Forgive me if I sound uncharacteristically upbeat these days. You see, sports wise, New York has suffered a great deal these past few wintry, tortured months. But there appears to be a glimmer of hope on the horizon.
To summarize, the pathetic Knicks have mercifully completed the worst season in their hallowed history. Which is quite an accomplishment considering they are well-versed in the fine art of losing. The Brooklyn Nets, though playoff bound, have without a doubt benefited greatly from participating in the putrid Eastern Conference of the NBA. I don’t see them going very deep into the playoffs and no one else does either. The Jets and Giants were so inept they’ll both be picking in the top ten of the upcoming NFL Draft in less than two weeks. Oh, and by the way, it will be held in Chicago of all places. The Yankees are led by their steroid-laced, prodigal son Alex Rodriguez. Their past two seasons have been highlighted by the loss of two first ballot Hall of Famers.
The Rangers and Islanders have made the NHL’s postseason with the former winning the President’s Trophy as the team with the best record in the 2014-15 regular season. But EVERYONE seems to get to the playoffs in the NHL and New York is not exactly known as a hockey town.
Into this cesspool have ventured the New York Metropolitans, who ironically play their home games in a section of Queens appropriately called Flushing. Long the butt of late-night talk show hosts’ jokes, New York’s National League representative has supplied the David Lettermans and Jay Lenos of the world with a decade’s long wealth of comedic material. And this season had the potential to bring more of the same agony to long suffering Mets fans, if you listened to the so-called experts during the preseason. But something has happened to my beloved Mets on the way to the latrine. They somehow have defied the “curse of the swirl.”
Pitcher Matt Harvey, their All-Star starting ace who tragically was lost to Tommy John surgery in 2013, has returned to the bump as if he’d never left. He’s brought his swagger back to make this squad must-watch television whenever he takes the mound. Right-hander Jacob deGrom, the reigning Rookie of the Year, emerged practically out of nowhere to add depth behind Bartolo Colon and Zack Wheeler in the pitching rotation last season. His consistency and poise has been a sight to behold since his call up to the show last May. Left-handed first baseman Lucas Duda, a gentle giant with prodigious power to all fields and an inability to hit left-handed pitching, has blossomed into one of the National League’s most fearsome sluggers. It is astounding now to think the organization was called to task by many for choosing Duda over the incumbent Ike Davis, who was eventually traded to the Pittsburgh Pirates. Juan Lagares, the National League Gold Glover in centerfield last year, has solidified the middle of the defense while reminding this writer of the former Atlanta Braves’ CF Andrew Jones. No small feat indeed.
Catcher Travis d’Arnaud, part of the package acquired from the Toronto Blue Jays in the R.J. Dickey trade along with top prospect RHP Noah Syndergaard, has exhibited a better than expected defensive prowess since his call up to Queens in August of 2013. But this season he has been on fire at the plate, giving the team much needed offense. RHP Bartolo Colon, the rotund, 41- year old has defied Father Time to become the first pitcher in MLB to win three games this season. Closer Jeurys Familia shares the lead in saves with Jason Grilli of Atlanta with five. And Left fielder Michael Cuddyer, acquired during the off season, has brought veteran leadership and steady, consistent professional hitting to the plate.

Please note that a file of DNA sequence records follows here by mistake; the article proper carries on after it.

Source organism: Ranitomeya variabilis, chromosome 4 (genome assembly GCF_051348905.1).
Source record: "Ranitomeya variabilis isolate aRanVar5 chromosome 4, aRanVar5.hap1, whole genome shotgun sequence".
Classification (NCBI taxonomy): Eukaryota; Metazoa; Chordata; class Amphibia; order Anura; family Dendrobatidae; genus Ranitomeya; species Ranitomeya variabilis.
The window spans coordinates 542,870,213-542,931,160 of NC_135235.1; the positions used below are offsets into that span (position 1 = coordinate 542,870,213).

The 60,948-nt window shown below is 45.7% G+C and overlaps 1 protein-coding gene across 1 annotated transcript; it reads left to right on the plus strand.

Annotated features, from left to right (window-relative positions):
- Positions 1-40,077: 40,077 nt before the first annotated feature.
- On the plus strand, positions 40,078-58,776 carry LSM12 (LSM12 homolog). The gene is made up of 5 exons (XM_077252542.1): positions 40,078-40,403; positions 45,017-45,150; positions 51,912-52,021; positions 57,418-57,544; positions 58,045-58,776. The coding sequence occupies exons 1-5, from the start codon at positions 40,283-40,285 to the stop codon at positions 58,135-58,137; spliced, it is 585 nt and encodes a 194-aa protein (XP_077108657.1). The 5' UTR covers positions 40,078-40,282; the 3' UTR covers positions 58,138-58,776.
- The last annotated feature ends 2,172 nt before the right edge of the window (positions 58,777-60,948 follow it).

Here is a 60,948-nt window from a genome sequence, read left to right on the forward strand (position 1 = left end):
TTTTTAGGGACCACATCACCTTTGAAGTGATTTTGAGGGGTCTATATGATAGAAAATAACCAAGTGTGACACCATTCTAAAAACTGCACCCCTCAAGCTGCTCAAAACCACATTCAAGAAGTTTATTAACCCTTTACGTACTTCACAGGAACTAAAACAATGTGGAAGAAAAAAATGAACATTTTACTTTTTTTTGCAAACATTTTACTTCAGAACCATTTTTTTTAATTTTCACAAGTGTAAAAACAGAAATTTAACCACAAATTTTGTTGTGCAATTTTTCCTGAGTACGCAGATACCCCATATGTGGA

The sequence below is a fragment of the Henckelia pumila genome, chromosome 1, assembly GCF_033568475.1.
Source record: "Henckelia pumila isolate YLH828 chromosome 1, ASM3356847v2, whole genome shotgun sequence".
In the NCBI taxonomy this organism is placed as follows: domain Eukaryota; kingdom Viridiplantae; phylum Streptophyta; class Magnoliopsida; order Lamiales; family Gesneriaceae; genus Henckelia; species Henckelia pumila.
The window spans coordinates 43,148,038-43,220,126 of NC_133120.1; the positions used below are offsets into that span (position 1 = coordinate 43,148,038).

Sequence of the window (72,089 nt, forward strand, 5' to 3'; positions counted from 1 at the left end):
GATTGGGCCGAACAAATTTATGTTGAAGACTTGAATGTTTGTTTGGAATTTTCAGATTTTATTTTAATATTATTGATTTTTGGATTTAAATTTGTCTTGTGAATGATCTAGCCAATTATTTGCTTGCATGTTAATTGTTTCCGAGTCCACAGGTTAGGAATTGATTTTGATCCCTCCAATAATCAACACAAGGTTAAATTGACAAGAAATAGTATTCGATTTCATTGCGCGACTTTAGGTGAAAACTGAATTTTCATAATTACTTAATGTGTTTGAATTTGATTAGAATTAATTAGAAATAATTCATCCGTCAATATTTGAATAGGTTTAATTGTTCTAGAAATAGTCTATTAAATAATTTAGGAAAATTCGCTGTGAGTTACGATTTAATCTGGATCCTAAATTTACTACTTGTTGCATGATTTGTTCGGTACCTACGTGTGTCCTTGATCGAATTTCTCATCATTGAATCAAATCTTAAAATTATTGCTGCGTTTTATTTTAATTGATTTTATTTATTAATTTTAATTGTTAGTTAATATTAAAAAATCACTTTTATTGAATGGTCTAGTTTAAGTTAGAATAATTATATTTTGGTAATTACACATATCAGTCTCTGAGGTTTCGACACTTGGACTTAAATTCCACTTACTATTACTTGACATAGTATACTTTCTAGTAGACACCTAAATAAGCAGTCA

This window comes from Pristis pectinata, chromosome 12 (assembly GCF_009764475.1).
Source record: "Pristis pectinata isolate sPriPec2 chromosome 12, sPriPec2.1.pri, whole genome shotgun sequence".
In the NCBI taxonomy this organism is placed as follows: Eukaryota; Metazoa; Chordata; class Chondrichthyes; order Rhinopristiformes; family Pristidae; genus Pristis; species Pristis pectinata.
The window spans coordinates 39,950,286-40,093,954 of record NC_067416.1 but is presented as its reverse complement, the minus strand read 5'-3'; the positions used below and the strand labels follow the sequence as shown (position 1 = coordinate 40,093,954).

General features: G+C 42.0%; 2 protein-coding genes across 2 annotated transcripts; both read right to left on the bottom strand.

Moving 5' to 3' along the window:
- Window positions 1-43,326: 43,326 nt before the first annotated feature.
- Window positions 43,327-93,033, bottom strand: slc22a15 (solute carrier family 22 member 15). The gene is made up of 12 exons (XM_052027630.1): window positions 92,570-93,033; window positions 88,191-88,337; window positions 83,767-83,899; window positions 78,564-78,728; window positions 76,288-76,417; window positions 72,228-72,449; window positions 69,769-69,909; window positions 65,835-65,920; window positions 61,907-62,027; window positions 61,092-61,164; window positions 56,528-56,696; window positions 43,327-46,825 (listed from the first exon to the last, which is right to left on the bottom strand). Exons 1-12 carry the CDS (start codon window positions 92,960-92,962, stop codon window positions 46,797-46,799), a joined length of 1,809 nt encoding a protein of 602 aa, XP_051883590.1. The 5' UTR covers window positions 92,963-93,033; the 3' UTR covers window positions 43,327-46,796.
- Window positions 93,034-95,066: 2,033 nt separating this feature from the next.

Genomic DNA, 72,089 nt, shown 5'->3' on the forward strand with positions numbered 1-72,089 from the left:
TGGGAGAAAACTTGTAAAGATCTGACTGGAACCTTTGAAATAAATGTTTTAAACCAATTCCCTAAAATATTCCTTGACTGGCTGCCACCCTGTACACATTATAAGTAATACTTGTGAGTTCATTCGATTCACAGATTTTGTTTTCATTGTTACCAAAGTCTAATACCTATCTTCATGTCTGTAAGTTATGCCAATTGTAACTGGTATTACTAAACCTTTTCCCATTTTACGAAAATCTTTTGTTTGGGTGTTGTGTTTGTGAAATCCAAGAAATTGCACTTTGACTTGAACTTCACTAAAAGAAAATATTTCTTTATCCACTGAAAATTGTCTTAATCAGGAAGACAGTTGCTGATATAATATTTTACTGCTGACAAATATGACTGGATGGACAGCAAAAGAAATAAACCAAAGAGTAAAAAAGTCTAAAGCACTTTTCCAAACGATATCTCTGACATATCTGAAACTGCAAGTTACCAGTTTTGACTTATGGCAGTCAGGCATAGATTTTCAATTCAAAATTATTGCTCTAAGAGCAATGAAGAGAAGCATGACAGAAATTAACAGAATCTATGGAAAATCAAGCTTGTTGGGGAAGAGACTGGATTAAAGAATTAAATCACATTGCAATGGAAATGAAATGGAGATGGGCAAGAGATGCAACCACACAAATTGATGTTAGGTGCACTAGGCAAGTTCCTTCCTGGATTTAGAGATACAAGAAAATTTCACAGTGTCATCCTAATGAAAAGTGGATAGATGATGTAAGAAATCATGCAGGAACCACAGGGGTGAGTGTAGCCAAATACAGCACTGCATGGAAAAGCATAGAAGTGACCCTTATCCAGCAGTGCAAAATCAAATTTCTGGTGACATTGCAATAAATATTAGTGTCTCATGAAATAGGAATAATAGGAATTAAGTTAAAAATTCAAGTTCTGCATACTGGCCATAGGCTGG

All this despite the fact they’ve lost two closers (Bobby Parnell and Jenrry Mejia), their #2 starting pitcher (Zack Wheeler), and their starting 3rd baseman and captain (David Wright). There also is no shortstop to speak of, according to the pundits, as the player currently residing there, Wilmer Flores, hasn’t exactly brought back memories of Rey Ordonez with the glove. The 2nd baseman, Daniel Murphy, has no power, can’t hit .300, can’t steal bases, has hamstring issues, and makes Wilmer Flores look like a Gold Glove infielder. Right fielder Curtis Granderson, acquired to supply power to the middle of the batting order, is now leading off. At least he knows how to work out a walk.
Lastly, Manager Terry Collins has been hitting on all cylinders despite some eyebrow-raising lineup decisions. And, despite some hard luck, has led this team to the top of the NL East with an 8-3 record. So far this mix has paid off handsomely for this much-maligned organization and the fans have been dusting off their Mets gear and turned out to Citi Field in droves. The buzz has been palpable and even the geniuses on the MLB Network and ESPN have had no recourse but to acknowledge it. Who would have thought the Mets would be capable of eliciting such optimism from the cynical, Yankee-loving, New York baseball fan? But it’s here and, though it’s only a few weeks and may not even last til next month, they’ve brought the warmth of spring to a battered but not broken Gotham. Dare I say it? You betcha. Lets go Mets!